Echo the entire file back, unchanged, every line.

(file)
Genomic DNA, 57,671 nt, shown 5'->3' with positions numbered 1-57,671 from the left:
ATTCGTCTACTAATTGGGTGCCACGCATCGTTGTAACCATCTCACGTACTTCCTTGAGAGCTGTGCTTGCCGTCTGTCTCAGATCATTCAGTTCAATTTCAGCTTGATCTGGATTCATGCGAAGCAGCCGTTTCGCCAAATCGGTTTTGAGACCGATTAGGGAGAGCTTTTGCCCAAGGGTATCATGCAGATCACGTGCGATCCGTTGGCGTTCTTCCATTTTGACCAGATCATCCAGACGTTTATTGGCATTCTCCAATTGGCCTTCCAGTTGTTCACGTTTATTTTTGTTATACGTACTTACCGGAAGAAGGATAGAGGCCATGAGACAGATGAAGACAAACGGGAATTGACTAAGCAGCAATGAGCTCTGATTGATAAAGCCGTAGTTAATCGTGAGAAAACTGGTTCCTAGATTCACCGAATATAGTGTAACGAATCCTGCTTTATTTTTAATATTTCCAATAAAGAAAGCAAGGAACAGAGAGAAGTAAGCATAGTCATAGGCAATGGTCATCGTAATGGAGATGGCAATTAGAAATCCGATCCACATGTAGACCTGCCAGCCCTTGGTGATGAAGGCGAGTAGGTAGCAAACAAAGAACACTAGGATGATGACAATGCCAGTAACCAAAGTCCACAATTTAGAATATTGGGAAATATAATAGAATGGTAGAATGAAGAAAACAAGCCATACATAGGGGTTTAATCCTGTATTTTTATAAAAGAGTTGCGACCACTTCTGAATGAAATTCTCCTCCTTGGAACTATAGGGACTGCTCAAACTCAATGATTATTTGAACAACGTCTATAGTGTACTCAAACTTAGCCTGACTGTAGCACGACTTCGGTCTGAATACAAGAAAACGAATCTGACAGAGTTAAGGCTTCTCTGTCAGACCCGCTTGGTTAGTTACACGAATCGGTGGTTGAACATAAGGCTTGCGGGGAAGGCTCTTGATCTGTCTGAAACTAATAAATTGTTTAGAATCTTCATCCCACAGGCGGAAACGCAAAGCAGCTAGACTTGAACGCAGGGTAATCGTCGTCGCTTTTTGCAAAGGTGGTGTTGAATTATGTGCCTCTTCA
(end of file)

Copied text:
Genomic DNA, 57,671 nt, shown 5'->3' with positions numbered 1-57,671 from the left:
ATTCGTCTACTAATTGGGTGCCACGCATCGTTGTAACCATCTCACGTACTTCCTTGAGAGCTGTGCTTGCCGTCTGTCTCAGATCATTCAGTTCAATTTCAGCTTGATCTGGATTCATGCGAAGCAGCCGTTTCGCCAAATCGGTTTTGAGACCGATTAGGGAGAGCTTTTGCCCAAGGGTATCATGCAGATCACGTGCGATCCGTTGGCGTTCTTCCATTTTGACCAGATCATCCAGACGTTTATTGGCATTCTCCAATTGGCCTTCCAGTTGTTCACGTTTATTTTTGTTATACGTACTTACCGGAAGAAGGATAGAGGCCATGAGACAGATGAAGACAAACGGGAATTGACTAAGCAGCAATGAGCTCTGATTGATAAAGCCGTAGTTAATCGTGAGAAAACTGGTTCCTAGATTCACCGAATATAGTGTAACGAATCCTGCTTTATTTTTAATATTTCCAATAAAGAAAGCAAGGAACAGAGAGAAGTAAGCATAGTCATAGGCAATGGTCATCGTAATGGAGATGGCAATTAGAAATCCGATCCACATGTAGACCTGCCAGCCCTTGGTGATGAAGGCGAGTAGGTAGCAAACAAAGAACACTAGGATGATGACAATGCCAGTAACCAAAGTCCACAATTTAGAATATTGGGAAATATAATAGAATGGTAGAATGAAGAAAACAAGCCATACATAGGGGTTTAATCCTGTATTTTTATAAAAGAGTTGCGACCACTTCTGAATGAAATTCTCCTCCTTGGAACTATAGGGACTGCTCAAACTCAATGATTATTTGAACAACGTCTATAGTGTACTCAAACTTAGCCTGACTGTAGCACGACTTCGGTCTGAATACAAGAAAACGAATCTGACAGAGTTAAGGCTTCTCTGTCAGACCCGCTTGGTTAGTTACACGAATCGGTGGTTGAACATAAGGCTTGCGGGGAAGGCTCTTGATCTGTCTGAAACTAATAAATTGTTTAGAATCTTCATCCCACAGGCGGAAACGCAAAGCAGCTAGACTTGAACGCAGGGTAATCGTCGTCGCTTTTTGCAAAGGTGGTGTTGAATTATGTGCCTCTTCA